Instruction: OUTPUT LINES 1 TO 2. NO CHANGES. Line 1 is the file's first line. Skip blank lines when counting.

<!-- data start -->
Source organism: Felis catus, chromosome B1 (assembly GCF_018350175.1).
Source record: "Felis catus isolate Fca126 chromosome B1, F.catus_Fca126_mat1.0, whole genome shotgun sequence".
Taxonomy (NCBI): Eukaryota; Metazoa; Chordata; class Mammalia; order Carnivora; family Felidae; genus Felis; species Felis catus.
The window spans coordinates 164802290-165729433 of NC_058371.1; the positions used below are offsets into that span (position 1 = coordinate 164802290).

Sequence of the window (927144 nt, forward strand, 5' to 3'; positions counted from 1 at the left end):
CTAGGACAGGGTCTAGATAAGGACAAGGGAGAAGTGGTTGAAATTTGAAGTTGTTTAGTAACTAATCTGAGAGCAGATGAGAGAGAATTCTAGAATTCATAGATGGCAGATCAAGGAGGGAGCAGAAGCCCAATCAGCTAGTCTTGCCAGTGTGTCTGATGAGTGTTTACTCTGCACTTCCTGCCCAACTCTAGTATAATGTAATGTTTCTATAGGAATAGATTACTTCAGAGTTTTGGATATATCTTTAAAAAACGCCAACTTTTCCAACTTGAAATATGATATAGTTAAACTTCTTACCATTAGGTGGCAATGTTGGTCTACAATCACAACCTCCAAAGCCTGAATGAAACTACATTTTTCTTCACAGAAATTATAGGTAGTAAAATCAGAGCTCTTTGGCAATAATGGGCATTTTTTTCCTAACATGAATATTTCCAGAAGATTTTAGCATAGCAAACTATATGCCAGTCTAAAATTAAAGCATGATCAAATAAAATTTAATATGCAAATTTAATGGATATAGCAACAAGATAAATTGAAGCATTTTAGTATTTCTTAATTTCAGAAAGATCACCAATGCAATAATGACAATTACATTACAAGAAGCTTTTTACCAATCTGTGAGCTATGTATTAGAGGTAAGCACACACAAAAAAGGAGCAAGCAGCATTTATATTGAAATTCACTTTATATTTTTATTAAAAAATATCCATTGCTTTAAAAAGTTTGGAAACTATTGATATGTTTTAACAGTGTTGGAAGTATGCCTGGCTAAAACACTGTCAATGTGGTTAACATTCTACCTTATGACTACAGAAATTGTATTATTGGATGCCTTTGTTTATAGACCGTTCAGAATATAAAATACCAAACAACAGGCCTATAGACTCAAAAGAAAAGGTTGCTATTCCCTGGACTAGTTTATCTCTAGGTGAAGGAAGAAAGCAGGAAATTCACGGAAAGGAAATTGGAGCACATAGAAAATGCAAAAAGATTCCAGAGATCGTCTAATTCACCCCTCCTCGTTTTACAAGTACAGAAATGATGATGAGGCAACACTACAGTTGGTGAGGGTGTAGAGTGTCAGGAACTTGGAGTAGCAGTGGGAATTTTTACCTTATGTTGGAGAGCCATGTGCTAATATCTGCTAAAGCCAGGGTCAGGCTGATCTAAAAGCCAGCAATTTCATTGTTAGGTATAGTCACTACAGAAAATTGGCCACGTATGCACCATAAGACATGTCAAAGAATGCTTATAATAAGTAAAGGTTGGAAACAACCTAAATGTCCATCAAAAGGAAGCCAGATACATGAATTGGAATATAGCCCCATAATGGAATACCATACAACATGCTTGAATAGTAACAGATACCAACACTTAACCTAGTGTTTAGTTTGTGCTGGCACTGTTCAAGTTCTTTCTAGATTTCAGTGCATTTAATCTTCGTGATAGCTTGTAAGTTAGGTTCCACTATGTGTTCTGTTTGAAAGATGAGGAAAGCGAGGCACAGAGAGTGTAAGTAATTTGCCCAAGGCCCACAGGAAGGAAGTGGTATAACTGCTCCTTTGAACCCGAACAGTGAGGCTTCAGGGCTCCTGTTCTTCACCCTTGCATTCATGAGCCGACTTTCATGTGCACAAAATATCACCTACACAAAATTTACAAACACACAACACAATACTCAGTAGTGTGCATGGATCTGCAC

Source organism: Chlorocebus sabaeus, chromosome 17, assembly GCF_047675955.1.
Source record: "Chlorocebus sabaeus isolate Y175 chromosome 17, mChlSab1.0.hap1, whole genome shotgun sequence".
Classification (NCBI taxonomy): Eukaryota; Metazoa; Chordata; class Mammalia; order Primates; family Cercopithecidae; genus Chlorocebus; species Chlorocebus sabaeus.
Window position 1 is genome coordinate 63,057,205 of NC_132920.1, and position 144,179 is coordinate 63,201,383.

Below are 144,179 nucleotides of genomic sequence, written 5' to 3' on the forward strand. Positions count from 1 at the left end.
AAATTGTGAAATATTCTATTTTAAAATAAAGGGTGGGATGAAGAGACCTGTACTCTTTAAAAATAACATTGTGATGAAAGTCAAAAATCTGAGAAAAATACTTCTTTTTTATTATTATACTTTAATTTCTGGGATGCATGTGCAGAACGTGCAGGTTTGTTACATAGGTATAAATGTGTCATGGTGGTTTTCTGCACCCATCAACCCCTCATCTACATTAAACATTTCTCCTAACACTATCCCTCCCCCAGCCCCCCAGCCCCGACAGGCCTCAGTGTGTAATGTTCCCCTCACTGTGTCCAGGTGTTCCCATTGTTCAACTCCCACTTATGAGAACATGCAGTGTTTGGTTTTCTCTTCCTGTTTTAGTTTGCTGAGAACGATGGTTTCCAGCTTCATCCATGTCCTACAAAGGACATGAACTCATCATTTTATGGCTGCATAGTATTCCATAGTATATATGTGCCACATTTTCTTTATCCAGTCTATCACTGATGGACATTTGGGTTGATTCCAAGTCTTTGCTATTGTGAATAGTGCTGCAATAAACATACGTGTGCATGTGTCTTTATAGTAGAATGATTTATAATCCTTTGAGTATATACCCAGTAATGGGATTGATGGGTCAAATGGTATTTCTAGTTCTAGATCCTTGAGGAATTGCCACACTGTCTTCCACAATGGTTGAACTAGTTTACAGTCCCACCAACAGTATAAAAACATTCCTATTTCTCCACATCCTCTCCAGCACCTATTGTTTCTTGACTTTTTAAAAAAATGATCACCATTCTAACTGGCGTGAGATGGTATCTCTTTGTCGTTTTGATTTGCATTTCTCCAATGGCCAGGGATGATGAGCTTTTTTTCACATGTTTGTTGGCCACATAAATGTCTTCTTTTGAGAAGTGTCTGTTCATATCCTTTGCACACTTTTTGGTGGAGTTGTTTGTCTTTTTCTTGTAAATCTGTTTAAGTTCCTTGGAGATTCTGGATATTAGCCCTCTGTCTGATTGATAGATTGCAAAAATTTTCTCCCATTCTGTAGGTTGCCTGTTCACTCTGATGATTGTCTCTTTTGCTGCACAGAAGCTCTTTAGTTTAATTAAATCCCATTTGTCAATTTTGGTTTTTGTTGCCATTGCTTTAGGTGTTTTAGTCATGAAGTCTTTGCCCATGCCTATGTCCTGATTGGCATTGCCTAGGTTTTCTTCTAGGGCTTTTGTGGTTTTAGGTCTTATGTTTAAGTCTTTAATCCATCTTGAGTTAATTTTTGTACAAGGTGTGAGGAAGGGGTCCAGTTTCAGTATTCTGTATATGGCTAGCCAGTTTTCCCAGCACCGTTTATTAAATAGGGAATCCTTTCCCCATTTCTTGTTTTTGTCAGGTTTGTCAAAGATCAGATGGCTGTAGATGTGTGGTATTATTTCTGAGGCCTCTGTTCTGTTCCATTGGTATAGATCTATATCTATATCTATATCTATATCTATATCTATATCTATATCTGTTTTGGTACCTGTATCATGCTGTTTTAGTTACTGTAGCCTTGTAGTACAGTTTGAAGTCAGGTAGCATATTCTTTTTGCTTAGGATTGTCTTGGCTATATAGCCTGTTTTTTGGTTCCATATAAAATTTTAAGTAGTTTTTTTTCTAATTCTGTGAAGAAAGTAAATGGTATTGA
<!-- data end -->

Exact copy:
Source organism: Felis catus, chromosome B1 (assembly GCF_018350175.1).
Source record: "Felis catus isolate Fca126 chromosome B1, F.catus_Fca126_mat1.0, whole genome shotgun sequence".